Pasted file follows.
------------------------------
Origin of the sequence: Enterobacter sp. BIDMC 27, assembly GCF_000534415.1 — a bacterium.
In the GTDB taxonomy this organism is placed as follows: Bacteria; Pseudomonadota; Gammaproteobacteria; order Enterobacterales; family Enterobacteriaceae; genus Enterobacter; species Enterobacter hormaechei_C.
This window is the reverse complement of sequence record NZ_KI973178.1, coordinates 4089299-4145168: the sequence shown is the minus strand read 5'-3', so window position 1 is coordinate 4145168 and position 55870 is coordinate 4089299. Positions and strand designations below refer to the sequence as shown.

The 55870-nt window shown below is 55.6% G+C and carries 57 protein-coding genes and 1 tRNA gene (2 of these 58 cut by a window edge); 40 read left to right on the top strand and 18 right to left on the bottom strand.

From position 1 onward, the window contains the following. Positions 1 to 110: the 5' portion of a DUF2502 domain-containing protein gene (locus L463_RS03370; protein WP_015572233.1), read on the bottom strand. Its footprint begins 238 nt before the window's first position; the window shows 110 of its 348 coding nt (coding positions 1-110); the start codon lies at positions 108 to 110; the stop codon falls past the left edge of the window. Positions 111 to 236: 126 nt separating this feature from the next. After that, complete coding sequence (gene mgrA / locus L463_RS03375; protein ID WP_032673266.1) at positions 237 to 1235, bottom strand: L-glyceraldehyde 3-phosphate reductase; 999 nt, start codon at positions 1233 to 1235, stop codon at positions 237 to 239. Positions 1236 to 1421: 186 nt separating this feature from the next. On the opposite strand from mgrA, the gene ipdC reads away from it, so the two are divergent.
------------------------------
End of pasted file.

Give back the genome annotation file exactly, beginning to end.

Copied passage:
Origin of the sequence: Enterobacter sp. BIDMC 27, assembly GCF_000534415.1 — a bacterium.
In the GTDB taxonomy this organism is placed as follows: Bacteria; Pseudomonadota; Gammaproteobacteria; order Enterobacterales; family Enterobacteriaceae; genus Enterobacter; species Enterobacter hormaechei_C.
This window is the reverse complement of sequence record NZ_KI973178.1, coordinates 4089299-4145168: the sequence shown is the minus strand read 5'-3', so window position 1 is coordinate 4145168 and position 55870 is coordinate 4089299. Positions and strand designations below refer to the sequence as shown.

The 55870-nt window shown below is 55.6% G+C and carries 57 protein-coding genes and 1 tRNA gene (2 of these 58 cut by a window edge); 40 read left to right on the top strand and 18 right to left on the bottom strand.

From position 1 onward, the window contains the following. Positions 1 to 110: the 5' portion of a DUF2502 domain-containing protein gene (locus L463_RS03370; protein WP_015572233.1), read on the bottom strand. Its footprint begins 238 nt before the window's first position; the window shows 110 of its 348 coding nt (coding positions 1-110); the start codon lies at positions 108 to 110; the stop codon falls past the left edge of the window. Positions 111 to 236: 126 nt separating this feature from the next. After that, complete coding sequence (gene mgrA / locus L463_RS03375; protein ID WP_032673266.1) at positions 237 to 1235, bottom strand: L-glyceraldehyde 3-phosphate reductase; 999 nt, start codon at positions 1233 to 1235, stop codon at positions 237 to 239. Positions 1236 to 1421: 186 nt separating this feature from the next. On the opposite strand from mgrA, the gene ipdC reads away from it, so the two are divergent.